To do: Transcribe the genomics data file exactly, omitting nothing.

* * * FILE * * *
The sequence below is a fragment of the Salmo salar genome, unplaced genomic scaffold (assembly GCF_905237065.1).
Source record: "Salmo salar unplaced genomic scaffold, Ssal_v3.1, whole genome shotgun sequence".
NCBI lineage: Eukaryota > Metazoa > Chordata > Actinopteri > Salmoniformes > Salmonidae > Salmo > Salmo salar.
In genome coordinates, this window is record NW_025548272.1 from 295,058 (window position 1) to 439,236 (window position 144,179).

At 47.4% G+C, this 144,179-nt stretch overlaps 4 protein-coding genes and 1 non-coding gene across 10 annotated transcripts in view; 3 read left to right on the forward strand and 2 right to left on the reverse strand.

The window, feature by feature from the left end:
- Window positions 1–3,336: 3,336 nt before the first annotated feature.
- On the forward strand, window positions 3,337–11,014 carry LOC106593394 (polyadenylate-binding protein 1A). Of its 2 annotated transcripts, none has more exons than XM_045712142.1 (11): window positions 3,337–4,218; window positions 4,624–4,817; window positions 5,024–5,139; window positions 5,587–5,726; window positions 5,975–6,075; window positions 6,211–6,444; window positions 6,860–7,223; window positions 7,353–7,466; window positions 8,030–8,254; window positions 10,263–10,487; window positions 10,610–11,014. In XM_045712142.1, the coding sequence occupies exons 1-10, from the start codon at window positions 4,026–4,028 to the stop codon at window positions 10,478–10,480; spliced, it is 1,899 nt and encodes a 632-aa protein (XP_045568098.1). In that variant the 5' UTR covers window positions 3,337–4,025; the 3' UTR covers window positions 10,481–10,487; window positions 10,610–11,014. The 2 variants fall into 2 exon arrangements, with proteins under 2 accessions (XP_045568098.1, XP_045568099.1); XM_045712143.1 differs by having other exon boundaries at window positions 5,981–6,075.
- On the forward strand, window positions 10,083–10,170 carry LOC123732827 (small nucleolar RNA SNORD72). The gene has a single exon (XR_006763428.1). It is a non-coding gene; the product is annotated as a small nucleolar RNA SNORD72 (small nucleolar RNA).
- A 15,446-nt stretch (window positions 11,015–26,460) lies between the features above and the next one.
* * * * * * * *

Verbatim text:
The sequence below is a fragment of the Salmo salar genome, unplaced genomic scaffold (assembly GCF_905237065.1).
Source record: "Salmo salar unplaced genomic scaffold, Ssal_v3.1, whole genome shotgun sequence".
NCBI lineage: Eukaryota > Metazoa > Chordata > Actinopteri > Salmoniformes > Salmonidae > Salmo > Salmo salar.
In genome coordinates, this window is record NW_025548272.1 from 295,058 (window position 1) to 439,236 (window position 144,179).

At 47.4% G+C, this 144,179-nt stretch overlaps 4 protein-coding genes and 1 non-coding gene across 10 annotated transcripts in view; 3 read left to right on the forward strand and 2 right to left on the reverse strand.

The window, feature by feature from the left end:
- Window positions 1–3,336: 3,336 nt before the first annotated feature.
- On the forward strand, window positions 3,337–11,014 carry LOC106593394 (polyadenylate-binding protein 1A). Of its 2 annotated transcripts, none has more exons than XM_045712142.1 (11): window positions 3,337–4,218; window positions 4,624–4,817; window positions 5,024–5,139; window positions 5,587–5,726; window positions 5,975–6,075; window positions 6,211–6,444; window positions 6,860–7,223; window positions 7,353–7,466; window positions 8,030–8,254; window positions 10,263–10,487; window positions 10,610–11,014. In XM_045712142.1, the coding sequence occupies exons 1-10, from the start codon at window positions 4,026–4,028 to the stop codon at window positions 10,478–10,480; spliced, it is 1,899 nt and encodes a 632-aa protein (XP_045568098.1). In that variant the 5' UTR covers window positions 3,337–4,025; the 3' UTR covers window positions 10,481–10,487; window positions 10,610–11,014. The 2 variants fall into 2 exon arrangements, with proteins under 2 accessions (XP_045568098.1, XP_045568099.1); XM_045712143.1 differs by having other exon boundaries at window positions 5,981–6,075.
- On the forward strand, window positions 10,083–10,170 carry LOC123732827 (small nucleolar RNA SNORD72). The gene has a single exon (XR_006763428.1). It is a non-coding gene; the product is annotated as a small nucleolar RNA SNORD72 (small nucleolar RNA).
- A 15,446-nt stretch (window positions 11,015–26,460) lies between the features above and the next one.